Introduction: Thermal Imaging Display for Pilots
When Max-Viz, an aerospace company dedicated to developing Enhanced Vision Systems for the aviation industry, needed support for their first product, the EVS 100, they turned to Sherpa Design. The goal was to extend a pilot’s forward vision by at least eight times what the naked eye could see in challenging weather conditions or during nighttime flights. This thermal camera design will have a significant bearing on a pilot’s ability to negotiate a survivable landing during an engine out at night or in dense haze.
Max-Viz had already acquired a military-grade thermal imaging camera, licensed an uncooled focal plane array, and developed a patented system to fuse video images. They needed our expertise in industrial design and mechanical engineering, integrating these components into a sleek, aerodynamic housing that could be mounted on various aircraft. The challenge was to create an enclosure that not only met strict size requirements, but also offered optimal performance under diverse operational conditions.
Product Requirements Document
The Product Requirements Document specified the enclosure should be a self-contained aerodynamic pod, with a sleek design and an overall size of approximately 9” long and 2.3” in diameter. It needed to be waterproof and function well with an operating temperature range of –55C to +70C.
The “camera” is a hermetically sealed package that undergoes a dry nitrogen purge to prevent moisture and dust from entering the sensors. Integral window heaters are to be included to prevent ice buildup, and a sun sensor added to protect the unit if the aircraft is pointed toward the sun. The system should be set up to run independently, minimizing impact on pilot workload.
The pod will mount to the aircraft above or below the fuselage or wing, like a pitot tube. It may need to be mounted to areas of the aircraft that have unique surfacing regions. Therefore, the pod assembly would need to utilize a customized top ‘adapter’-mounting strut for the different ways it can be mounted.
- Sealed and purged with dry nitrogen positive pressure.
- No degradation when exposed to UV.
- Self-contained aerodynamic housing, ~9” L x 2.6” W x 2.0”H
- Molded plastic or cast aluminum.
- On top of the cabin
- -55 to +70 degrees centigrade
- Per DO-160E, section 26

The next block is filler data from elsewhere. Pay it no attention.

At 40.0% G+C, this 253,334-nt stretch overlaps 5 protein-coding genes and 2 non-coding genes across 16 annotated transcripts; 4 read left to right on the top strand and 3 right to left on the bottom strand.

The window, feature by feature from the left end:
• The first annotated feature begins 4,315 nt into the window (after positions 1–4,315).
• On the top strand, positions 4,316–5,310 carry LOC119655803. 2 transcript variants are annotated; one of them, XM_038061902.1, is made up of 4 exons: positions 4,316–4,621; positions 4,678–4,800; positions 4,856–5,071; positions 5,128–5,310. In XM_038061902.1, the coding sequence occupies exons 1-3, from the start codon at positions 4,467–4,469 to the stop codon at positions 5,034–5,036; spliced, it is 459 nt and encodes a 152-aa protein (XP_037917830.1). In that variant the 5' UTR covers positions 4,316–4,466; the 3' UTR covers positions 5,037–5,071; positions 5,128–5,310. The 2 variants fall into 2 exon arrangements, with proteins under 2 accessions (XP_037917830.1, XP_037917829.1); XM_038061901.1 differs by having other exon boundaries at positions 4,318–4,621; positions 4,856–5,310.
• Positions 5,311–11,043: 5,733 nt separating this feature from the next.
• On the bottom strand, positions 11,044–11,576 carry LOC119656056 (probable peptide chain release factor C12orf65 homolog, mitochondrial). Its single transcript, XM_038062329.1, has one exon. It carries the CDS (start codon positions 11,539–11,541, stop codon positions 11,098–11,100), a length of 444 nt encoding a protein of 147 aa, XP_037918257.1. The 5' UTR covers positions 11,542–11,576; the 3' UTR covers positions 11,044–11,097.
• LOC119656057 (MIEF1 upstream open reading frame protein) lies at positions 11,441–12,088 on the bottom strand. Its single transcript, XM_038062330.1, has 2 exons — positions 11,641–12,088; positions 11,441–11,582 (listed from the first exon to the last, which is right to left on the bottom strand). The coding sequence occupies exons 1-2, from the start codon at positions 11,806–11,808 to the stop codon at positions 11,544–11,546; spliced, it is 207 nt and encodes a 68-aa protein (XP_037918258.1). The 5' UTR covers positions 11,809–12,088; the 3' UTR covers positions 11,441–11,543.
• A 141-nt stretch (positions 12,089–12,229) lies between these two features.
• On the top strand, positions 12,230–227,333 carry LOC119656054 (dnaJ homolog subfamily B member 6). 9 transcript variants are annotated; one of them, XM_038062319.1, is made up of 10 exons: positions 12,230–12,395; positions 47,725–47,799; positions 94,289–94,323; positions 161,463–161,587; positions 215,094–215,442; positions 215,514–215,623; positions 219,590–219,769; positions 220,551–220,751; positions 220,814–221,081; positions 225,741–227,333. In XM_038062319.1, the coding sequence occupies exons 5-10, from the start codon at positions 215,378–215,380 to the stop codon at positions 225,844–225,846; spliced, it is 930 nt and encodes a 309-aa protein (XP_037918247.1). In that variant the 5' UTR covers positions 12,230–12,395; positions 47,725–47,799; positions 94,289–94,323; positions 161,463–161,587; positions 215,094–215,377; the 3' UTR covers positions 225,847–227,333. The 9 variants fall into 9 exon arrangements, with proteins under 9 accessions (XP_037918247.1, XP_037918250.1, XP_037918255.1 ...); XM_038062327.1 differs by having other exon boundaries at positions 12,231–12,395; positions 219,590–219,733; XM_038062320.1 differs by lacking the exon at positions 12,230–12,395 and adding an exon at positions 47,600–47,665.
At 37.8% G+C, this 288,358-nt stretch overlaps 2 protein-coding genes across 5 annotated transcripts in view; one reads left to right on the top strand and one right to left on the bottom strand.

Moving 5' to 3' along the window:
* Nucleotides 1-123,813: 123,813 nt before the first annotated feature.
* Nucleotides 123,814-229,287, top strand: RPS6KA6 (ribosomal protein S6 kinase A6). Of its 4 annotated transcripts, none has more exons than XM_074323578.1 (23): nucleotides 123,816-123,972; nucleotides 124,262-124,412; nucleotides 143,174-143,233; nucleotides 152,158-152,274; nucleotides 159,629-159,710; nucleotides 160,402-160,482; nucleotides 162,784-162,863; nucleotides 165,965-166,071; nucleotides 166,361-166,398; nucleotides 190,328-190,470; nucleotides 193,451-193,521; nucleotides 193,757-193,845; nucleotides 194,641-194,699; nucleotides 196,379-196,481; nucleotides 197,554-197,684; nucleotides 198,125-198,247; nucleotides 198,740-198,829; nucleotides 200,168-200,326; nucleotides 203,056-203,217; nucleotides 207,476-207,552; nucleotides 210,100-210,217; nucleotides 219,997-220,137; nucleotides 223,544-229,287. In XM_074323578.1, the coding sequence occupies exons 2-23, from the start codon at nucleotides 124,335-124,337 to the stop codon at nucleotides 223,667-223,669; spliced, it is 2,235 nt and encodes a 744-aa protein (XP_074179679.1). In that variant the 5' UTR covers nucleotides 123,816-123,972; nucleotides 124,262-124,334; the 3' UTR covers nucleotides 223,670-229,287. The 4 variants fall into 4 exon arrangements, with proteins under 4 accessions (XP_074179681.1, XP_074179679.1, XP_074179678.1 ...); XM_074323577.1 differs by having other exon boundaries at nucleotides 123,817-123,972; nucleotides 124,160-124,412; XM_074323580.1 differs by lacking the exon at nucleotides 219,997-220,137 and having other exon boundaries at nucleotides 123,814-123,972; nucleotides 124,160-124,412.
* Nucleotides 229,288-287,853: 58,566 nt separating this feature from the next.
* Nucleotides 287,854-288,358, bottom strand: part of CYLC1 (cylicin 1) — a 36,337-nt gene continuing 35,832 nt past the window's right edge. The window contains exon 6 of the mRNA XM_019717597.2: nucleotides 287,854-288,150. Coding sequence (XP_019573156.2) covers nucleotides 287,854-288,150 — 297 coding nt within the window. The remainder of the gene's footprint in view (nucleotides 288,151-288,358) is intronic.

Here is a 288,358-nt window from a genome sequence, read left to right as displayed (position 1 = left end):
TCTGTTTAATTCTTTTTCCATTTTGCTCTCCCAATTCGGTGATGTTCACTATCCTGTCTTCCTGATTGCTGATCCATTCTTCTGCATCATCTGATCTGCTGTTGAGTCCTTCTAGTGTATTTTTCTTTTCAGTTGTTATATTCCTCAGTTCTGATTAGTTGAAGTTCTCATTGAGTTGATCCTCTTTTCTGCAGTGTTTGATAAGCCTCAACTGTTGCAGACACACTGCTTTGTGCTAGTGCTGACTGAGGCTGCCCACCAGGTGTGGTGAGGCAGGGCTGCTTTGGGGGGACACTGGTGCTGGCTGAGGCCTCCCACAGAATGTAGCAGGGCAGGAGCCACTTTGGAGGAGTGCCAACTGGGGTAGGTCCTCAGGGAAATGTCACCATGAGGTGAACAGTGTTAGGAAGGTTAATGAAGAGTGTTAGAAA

- < 5 K Ohm-cm
Thermal camera housing design
Sherpa developed a conceptual layout of the pod assembly and defined space requirements for the components. This included integral window heaters that prevent ice buildup so the thermal camera can deliver images in low temperatures without defrosting.
Looking directly into the sun would damage the infrared camera and so Sherpa needed to design a way to protect the camera during ascent. A sunshade was designed that would cover the camera and a sun sensor placed at the front of the housing which would activate the shutter whenever it was hit by direct sunlight.
Sherpa designed and built the enclosure, the camera support structures, and integrated the boards and connectors.
Early in the design process, Sherpa worked to identify the material that best satisfies the performance and cost requirements. Molded plastic or cast aluminum were the two materials being considered for pod housing material. We ended up going with molded plastic to keep costs down, but that meant it needed additional RF shielding paint added to it.
One of the biggest challenges in the design was getting an airtight seal on a plastic enclosure. Sherpa solved that by working with different material suppliers to find the best plastics and by developing custom o rings which utilized o ring grease.
Another obstacle was designing a base plate that could fit different locations on various planes. The plate needed to be flexible so it could be adapted to many different aircraft. We developed it like a block on the base of the unit, allowing you to trim the profile from the base plate. This made it easy to develop the product to fit a new model of aircraft or new location on an aircraft. Once shaped it could easily be injection molded for production runs for that placement and style of airplane.
Design for manufacturing
Sherpa is committed to delivering not just innovative designs, but designs that can be manufactured efficiently. We detailed the assembly design for the enclosure, circuits, and components, refining SolidWorks models and performing necessary analyses to ensure functional excellence. Working closely with Max-Viz’s manufacturers, we developed assembly drawings, BOM (bill of materials), and part drawings needed for FAA submission.
First Plane FAA Certified
Sherpa successfully developed the base plate and got it mounted and operational on the first plane, a Cessna.
The EVS 100 achieved FAA certification, and the industry’s response was overwhelmingly positive. Demand quickly grew, and Max-Viz’s Enhanced Vision Systems was acquired by Astronics Corporation. Max-Viz Enhanced Vision Systems continue to provide pilots with an affordable solution that “turns night into day®”, improve visibility through dust, smoke or poor weather conditions and have now been certified on more than 200 aircraft models.
At Sherpa Design, we pride ourselves on our collaborative, innovative, and resourceful approach. Working hand-in-hand with Max-Viz, we helped them transform their vision of enhancing pilot visibility into a reality. Together, we overcame design challenges, optimized manufacturing processes, and achieved remarkable results.
Whether it’s developing groundbreaking thermal camera systems or implementing cutting-edge technologies, our team is here to partner with you on your engineering journey. Let’s reach new heights together.